The upgrades of baseball fields isn’t only found in the east side of the state. Winner, which recently won the Class B high school state tournament with co-op partner Colome, has put in around $300,000, with the costs shared between the city of Winner, the Winner Baseball Association and other fundraisers into the historic baseball field Leahy Bowl, officials said. Winner/Colome’s amateur team plays in the Sunshine League, which consists of other teams from the eastern half of the state.

In many cases, the baseball fields in South Dakota’s small towns have been around for more than 50 years. In Canova, the baseball field predates World War II and it’s not uncommon for baseball fields to go on spans of 10 years or longer without renovations.

Each town and baseball field has gone through the renovation process differently and many people involved with the upkeep of baseball fields agree there’s no perfect way to approach it.

Some teams have had large fundraising pushes and try to knock out all the changes in one year or two, while some ballparks have taken the approach of a project every five years.

No matter the process, one aspect remains the same in renovating baseball fields_money. For Canova, Gassman said the cost of the renovations were nearly $90,000 without paying labor. Most of the labor was provided by volunteers or donated by area businesses, and Gassman estimated with the cost of labor factored in, the project cost closer to $120,000.

Gassman said the field received two grants from the Minnesota Twins and the South Dakota Community Foundation and a small grant from the Hy-Vee/Sanford Legends in Sioux Falls.

The team and ballpark sold signs for families and businesses to put their name on. He said the price was $500 for a sign, and many businesses gave funds beyond that amount.

“People have just donated,” Gassman said. “We have probably gotten close to $35,000 in donations from businesses and families.”

One of those businesses that supported the ballpark in Canova was Miner County Bank in Howard. Don Nolan, president of the bank, said businesses such as the bank should “be supporting the good things that are happening.”

“We support it because of the amount of volunteer efforts and the amount of pride that’s gone into that baseball program over the years,” said Nolan. “It flourishes there because of the long tradition and the number of people committed to make that thing continue to happen.”

Without the investments into the baseball field and smaller teener fields, which sit near the center of the town, Canova would be much different.

“A lot of volunteer help, a lot of money collection,” Kampshoff said. “A grass infield takes a lot of work.”

The work at the ballpark never stops, as Kampshoff added the next project will be to upgrade the facilities bathrooms.

The grass infield allows Canova to host the district tournament for the Cornbelt League this summer.

The ability to host a district, region or state tournament also plays a factor in upgrading facilities at the ballpark. In Salem, around $200,000 has been spent to install a grass infield, along with building a new press box and adding tile and drainage to the field. For its upgrades, Salem was awarded the Class B Legion baseball tournament last summer, which the McCook/Miner team won on its home diamond.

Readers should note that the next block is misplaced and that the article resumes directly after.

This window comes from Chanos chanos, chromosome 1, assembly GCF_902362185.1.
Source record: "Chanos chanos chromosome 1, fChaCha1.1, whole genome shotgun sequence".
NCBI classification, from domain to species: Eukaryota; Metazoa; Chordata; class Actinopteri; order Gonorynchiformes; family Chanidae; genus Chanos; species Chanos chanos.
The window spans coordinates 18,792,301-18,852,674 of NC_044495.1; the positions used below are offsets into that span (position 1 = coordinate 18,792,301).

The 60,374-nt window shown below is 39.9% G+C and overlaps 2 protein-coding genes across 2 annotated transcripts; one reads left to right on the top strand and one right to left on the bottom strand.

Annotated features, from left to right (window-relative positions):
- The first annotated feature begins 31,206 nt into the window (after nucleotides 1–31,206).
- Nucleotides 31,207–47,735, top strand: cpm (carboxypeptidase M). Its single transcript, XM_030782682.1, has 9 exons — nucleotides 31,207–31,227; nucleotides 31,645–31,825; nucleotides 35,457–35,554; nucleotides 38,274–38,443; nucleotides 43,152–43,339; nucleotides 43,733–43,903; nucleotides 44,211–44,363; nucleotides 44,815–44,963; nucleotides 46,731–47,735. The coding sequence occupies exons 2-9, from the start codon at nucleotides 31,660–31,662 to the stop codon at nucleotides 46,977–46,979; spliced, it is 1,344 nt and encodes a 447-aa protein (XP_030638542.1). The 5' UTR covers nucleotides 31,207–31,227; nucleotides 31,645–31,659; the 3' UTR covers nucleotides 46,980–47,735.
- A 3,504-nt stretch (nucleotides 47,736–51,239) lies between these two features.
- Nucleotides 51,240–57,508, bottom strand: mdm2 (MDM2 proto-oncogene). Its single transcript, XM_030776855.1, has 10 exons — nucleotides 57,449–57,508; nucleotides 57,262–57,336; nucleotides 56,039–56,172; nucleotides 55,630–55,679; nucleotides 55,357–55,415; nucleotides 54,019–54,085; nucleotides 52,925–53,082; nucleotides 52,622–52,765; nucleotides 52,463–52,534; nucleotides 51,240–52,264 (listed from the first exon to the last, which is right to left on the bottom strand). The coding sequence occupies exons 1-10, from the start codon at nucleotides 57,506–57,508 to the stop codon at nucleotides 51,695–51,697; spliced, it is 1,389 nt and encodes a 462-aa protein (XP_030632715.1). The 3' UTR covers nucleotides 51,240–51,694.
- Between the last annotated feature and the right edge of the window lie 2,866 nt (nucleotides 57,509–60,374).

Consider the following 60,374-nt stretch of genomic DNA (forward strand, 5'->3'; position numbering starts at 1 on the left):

The renovations were needed as more than 50 years passed without much change at the baseball field, according to Craig Cheeseman, an assistant coach with the McCook/Miner team. But Cheeseman added the money can only do so much as volunteers are just as important.

“It takes a strong community and getting volunteers to roll up their sleeves and follow through with it,” Cheeseman said. “There is a strong tradition of baseball in a lot of small towns and we take pride in having a program together and keeping baseball alive.”

Fundraisers, community donations and some city tax dollars were the most common methods of finding money to pay for upgrades. Many small towns have also taken advantage of the Minnesota Twins community fund, which provides grants to help maintain small town baseball fields. Canova, Corsica, Kimball, White Lake and Tabor have all utilized the Twins grant to help cover some of the upgrading costs in the past five years.

Canova has fielded an amateur baseball team every year since 1946, without ever taking a break. In its history the Gang has had plenty of success. The team has won the Class B amateur baseball title four times (1966, 1971, 1979 and 2009) and appeared in the state championship game eight times between 1986 and 2002. Kampshoff said throughout the state, the Gang is well known because of the team’s history.

“That’s 70 consecutive years,” Gassman said. “You’ve got dads and grandfathers who have played the game beyond Legion and it’s just passed on from one generation onto the next.”

In the summer, especially the Fourth of July, Canova thrives. Gassman said on Independence Day, all of Canova’s teams play with the amateur team capping the night off with fireworks after the game. Gassman said total gate profit brought in is usually around $2,000, without adding money made from concessions.

“There is no other activities other than baseball,” Gassman said. “In the winter, everything goes to Salem or to Howard, but in the summertime, it comes alive.”

___

Information from: The Daily Republic, http://www.mitchellrepublic.com